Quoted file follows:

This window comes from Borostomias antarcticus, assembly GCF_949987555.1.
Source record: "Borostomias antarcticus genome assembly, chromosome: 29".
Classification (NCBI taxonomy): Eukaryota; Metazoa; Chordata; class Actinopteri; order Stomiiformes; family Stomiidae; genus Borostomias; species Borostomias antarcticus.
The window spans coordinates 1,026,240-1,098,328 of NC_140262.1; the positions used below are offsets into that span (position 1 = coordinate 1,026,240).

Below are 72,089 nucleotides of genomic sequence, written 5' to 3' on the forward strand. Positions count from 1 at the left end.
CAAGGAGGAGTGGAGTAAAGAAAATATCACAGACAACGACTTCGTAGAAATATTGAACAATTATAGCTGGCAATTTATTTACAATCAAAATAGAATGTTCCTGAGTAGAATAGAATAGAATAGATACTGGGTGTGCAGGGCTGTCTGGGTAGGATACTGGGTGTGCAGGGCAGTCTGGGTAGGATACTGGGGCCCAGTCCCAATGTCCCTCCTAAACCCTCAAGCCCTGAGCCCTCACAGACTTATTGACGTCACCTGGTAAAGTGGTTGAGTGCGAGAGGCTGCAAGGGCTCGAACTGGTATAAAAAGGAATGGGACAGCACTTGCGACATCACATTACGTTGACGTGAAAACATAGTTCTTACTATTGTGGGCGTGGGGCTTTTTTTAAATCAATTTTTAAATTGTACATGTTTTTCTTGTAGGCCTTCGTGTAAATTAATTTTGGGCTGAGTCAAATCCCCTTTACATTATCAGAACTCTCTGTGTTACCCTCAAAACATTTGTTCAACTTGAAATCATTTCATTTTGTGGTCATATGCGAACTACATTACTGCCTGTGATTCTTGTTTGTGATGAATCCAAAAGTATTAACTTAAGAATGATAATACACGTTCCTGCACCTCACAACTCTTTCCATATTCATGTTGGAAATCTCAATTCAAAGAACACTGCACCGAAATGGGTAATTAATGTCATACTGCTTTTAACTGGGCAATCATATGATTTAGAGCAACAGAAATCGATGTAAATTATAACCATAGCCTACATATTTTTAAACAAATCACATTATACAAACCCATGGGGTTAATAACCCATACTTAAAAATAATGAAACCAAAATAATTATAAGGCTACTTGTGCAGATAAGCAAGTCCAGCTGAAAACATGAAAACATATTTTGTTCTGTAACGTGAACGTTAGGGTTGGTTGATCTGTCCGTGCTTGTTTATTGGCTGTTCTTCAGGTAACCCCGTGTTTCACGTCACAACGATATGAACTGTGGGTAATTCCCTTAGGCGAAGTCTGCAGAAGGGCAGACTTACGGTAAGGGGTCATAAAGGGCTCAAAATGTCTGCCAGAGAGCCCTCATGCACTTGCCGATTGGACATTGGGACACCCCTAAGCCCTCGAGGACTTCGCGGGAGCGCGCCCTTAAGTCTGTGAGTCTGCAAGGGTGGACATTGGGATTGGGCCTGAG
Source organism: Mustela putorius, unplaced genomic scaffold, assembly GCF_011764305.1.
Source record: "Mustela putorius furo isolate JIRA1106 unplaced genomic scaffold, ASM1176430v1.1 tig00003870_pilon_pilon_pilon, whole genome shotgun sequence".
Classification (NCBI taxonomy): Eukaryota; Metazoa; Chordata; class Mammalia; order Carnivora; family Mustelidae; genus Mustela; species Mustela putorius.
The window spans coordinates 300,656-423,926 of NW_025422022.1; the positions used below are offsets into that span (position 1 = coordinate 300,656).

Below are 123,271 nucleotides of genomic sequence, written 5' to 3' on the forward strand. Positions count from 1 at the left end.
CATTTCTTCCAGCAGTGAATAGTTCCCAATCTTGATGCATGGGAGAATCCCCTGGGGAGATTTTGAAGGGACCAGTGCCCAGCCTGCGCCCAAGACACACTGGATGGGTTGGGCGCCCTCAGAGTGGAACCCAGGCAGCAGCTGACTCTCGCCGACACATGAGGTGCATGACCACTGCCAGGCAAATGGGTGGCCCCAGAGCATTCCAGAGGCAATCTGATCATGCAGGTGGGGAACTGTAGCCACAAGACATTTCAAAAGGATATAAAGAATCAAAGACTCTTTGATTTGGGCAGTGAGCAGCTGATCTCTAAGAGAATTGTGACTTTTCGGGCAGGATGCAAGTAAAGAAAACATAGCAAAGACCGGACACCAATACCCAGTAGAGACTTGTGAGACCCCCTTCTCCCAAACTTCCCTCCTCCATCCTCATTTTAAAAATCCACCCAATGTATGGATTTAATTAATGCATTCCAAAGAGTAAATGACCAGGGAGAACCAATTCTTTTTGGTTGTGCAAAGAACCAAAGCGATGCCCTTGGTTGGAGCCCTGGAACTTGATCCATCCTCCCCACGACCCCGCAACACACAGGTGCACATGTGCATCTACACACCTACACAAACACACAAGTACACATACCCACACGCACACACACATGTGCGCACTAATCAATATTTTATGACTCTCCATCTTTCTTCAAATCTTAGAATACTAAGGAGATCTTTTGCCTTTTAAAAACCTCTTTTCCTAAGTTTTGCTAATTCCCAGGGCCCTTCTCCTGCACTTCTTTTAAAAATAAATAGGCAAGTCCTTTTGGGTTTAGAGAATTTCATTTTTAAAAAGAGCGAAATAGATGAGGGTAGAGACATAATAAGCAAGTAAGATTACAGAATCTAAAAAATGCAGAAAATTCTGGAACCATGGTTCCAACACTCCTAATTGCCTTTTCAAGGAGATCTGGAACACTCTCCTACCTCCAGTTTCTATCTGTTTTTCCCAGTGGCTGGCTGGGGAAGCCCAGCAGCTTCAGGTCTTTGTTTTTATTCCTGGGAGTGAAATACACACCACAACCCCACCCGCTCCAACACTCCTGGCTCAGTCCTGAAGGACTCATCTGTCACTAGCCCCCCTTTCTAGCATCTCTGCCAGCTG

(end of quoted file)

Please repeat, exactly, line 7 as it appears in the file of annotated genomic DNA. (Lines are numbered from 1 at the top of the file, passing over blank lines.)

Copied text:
Source organism: Mustela putorius, unplaced genomic scaffold, assembly GCF_011764305.1.